Image Processing Reference
In-Depth Information
If a> 1 the contrast is increased and if a< 1 the contrast is decreased. For exam-
ple when a
2 the pixels 112 and 114 will get the values 224 and 228, respectively.
The difference between them is increased by a factor 2 and the contrast is therefore
increased. In Fig. 4.4 the effect of changing the contrast can be seen.
If we combine the equations for brightness, Eq. 4.1 , and contrast, Eq. 4.2 ,we
g(x,y) = a · f(x,y) + b
which is the equation of a straight line. Let us look at an example of how to apply
this equation. Say we are interested in a certain part of the input image where the
contrast might not be sufficient. We therefore find the range of the pixels in this part
of the image and map them to the entire range,
in the output image. Say
that the minimum pixel value and maximum pixel values in the input image are 100
and 150, respectively. Changing the contrast then means to say that all pixel value
below 100 are set to zero in the output and all pixel values above 150 are set to 255
in the output image. The pixels in the range
0 , 255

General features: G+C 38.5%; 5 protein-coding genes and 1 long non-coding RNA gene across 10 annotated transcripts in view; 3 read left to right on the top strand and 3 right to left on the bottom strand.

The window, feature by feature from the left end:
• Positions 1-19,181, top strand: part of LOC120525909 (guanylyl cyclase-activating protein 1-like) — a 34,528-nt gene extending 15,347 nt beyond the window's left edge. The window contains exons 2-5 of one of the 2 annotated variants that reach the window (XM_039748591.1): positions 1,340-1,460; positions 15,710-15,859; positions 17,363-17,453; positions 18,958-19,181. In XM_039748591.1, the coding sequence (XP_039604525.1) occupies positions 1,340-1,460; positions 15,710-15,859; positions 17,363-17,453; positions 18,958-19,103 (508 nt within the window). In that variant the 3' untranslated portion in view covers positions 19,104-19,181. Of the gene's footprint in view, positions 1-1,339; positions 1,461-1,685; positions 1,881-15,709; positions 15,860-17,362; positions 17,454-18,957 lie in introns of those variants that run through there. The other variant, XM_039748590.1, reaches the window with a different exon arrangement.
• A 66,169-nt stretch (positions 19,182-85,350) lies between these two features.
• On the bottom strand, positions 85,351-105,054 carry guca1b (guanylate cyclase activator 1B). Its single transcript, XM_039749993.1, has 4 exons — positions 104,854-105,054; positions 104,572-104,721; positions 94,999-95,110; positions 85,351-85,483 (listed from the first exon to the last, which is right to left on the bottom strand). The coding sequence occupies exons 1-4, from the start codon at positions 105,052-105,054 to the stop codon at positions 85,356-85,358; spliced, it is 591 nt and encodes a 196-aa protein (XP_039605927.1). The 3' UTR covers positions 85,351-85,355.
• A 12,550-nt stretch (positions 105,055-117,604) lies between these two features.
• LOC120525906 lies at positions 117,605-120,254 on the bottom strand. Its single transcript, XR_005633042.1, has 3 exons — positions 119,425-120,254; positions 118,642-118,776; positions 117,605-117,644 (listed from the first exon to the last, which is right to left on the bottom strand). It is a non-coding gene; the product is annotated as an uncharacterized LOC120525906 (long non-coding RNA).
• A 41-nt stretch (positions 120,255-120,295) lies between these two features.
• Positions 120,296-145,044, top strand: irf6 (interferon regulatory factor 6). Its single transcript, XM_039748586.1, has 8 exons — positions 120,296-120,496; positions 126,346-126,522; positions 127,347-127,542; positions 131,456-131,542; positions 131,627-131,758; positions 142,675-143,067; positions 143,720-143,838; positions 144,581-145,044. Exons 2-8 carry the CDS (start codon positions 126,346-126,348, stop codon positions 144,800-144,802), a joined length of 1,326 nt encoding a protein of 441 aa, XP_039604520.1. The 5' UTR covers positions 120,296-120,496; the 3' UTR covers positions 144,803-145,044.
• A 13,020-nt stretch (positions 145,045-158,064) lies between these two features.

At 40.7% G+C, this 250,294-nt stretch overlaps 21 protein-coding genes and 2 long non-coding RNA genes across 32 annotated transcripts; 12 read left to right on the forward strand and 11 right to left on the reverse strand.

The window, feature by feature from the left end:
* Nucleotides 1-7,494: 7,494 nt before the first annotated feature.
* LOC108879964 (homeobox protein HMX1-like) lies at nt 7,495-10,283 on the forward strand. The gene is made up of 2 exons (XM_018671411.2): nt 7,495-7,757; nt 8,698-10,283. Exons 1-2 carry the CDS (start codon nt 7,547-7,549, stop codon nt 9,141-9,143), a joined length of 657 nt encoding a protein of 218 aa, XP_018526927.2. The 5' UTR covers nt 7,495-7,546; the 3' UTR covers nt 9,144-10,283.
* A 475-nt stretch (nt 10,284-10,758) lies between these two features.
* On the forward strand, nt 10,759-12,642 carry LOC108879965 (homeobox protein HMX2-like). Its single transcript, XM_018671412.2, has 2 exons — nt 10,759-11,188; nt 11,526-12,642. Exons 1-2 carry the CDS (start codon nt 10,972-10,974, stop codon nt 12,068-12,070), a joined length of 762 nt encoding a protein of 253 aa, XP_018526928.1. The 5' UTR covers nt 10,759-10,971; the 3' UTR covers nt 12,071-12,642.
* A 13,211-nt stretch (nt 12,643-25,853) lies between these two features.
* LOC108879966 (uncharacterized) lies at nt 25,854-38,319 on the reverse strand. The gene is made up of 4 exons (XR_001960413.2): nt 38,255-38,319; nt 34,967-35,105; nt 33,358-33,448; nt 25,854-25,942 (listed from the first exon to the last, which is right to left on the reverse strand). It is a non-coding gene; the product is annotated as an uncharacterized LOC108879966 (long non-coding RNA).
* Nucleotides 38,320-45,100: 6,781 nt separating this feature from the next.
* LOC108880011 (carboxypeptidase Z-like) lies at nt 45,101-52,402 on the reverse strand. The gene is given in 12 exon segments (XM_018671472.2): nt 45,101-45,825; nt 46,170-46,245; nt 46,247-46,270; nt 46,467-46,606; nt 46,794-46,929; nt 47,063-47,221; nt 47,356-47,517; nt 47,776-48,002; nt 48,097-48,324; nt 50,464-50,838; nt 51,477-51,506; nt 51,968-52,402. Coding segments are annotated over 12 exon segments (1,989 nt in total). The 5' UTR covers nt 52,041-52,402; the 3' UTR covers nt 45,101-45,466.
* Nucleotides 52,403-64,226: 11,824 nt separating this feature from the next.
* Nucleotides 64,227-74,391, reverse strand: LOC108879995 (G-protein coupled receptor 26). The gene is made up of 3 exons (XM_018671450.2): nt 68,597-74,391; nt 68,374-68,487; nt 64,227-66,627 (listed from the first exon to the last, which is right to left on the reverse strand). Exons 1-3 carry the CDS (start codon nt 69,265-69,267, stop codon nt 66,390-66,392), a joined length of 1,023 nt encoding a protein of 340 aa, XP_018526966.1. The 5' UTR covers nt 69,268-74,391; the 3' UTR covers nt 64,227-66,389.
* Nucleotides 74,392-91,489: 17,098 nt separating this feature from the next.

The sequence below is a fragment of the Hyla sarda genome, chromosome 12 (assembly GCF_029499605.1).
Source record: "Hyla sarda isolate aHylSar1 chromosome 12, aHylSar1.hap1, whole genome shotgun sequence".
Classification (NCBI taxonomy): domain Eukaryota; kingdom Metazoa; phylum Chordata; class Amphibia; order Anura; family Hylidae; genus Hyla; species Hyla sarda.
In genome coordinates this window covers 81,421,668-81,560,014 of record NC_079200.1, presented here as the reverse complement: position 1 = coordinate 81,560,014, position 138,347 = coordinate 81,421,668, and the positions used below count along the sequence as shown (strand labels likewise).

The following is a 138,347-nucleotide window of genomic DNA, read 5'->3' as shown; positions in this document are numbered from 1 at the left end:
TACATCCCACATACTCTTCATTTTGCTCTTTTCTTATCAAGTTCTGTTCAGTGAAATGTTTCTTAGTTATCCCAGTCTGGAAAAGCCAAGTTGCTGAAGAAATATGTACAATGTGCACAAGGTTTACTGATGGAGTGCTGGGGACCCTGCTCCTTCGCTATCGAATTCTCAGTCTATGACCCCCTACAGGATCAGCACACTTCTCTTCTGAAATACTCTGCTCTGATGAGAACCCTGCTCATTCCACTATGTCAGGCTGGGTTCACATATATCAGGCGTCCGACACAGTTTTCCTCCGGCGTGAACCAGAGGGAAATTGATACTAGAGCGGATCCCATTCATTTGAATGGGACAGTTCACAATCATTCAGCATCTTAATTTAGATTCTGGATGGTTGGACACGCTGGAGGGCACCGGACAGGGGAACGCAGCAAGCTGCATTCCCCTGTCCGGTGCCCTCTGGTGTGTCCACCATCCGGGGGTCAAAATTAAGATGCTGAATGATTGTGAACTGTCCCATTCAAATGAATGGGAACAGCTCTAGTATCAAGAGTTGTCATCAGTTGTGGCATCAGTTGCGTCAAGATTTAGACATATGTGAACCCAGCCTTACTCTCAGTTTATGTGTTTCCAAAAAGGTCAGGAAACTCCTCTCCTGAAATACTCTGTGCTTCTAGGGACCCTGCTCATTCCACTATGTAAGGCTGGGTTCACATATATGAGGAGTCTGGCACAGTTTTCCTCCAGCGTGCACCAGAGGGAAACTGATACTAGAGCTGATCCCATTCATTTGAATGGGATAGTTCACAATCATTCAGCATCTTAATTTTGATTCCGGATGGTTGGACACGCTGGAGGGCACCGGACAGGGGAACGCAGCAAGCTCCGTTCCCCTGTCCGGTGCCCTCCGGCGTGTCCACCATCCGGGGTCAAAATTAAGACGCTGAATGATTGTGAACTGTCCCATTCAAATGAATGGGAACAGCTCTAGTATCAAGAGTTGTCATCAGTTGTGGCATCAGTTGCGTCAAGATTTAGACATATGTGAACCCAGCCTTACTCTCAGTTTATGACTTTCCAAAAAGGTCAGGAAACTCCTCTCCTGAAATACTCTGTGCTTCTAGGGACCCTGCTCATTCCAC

100 , 150
are then mapped to
0 , 255
using Eq. 4.3 where a and b are defined as follows:
f 2
f 1
f 1
where f 1 =
100 and f 2 =
Non-linear Gray-Level Mapping
Gray-level mapping is not limited to linear mappings as defined by Eq. 4.3 . In fact
the designer is free to define the gray-level mapping as she pleases as long as there
is one and only one output value for each input value. Often the designer will utilize
a well defined equation/graph as opposed to defining a new one. Below three of the
most common non-linear mapping functions are presented.
4.2.1 Gamma Mapping
In many cameras and display devices (flat panel televisions for example) it is use-
ful to be able to increase or decrease the contrast in the dark gray levels and the
light gray levels individually since humans have a non-linear perception of contrast.
A commonly used non-linear mapping is gamma mapping, which is defined for
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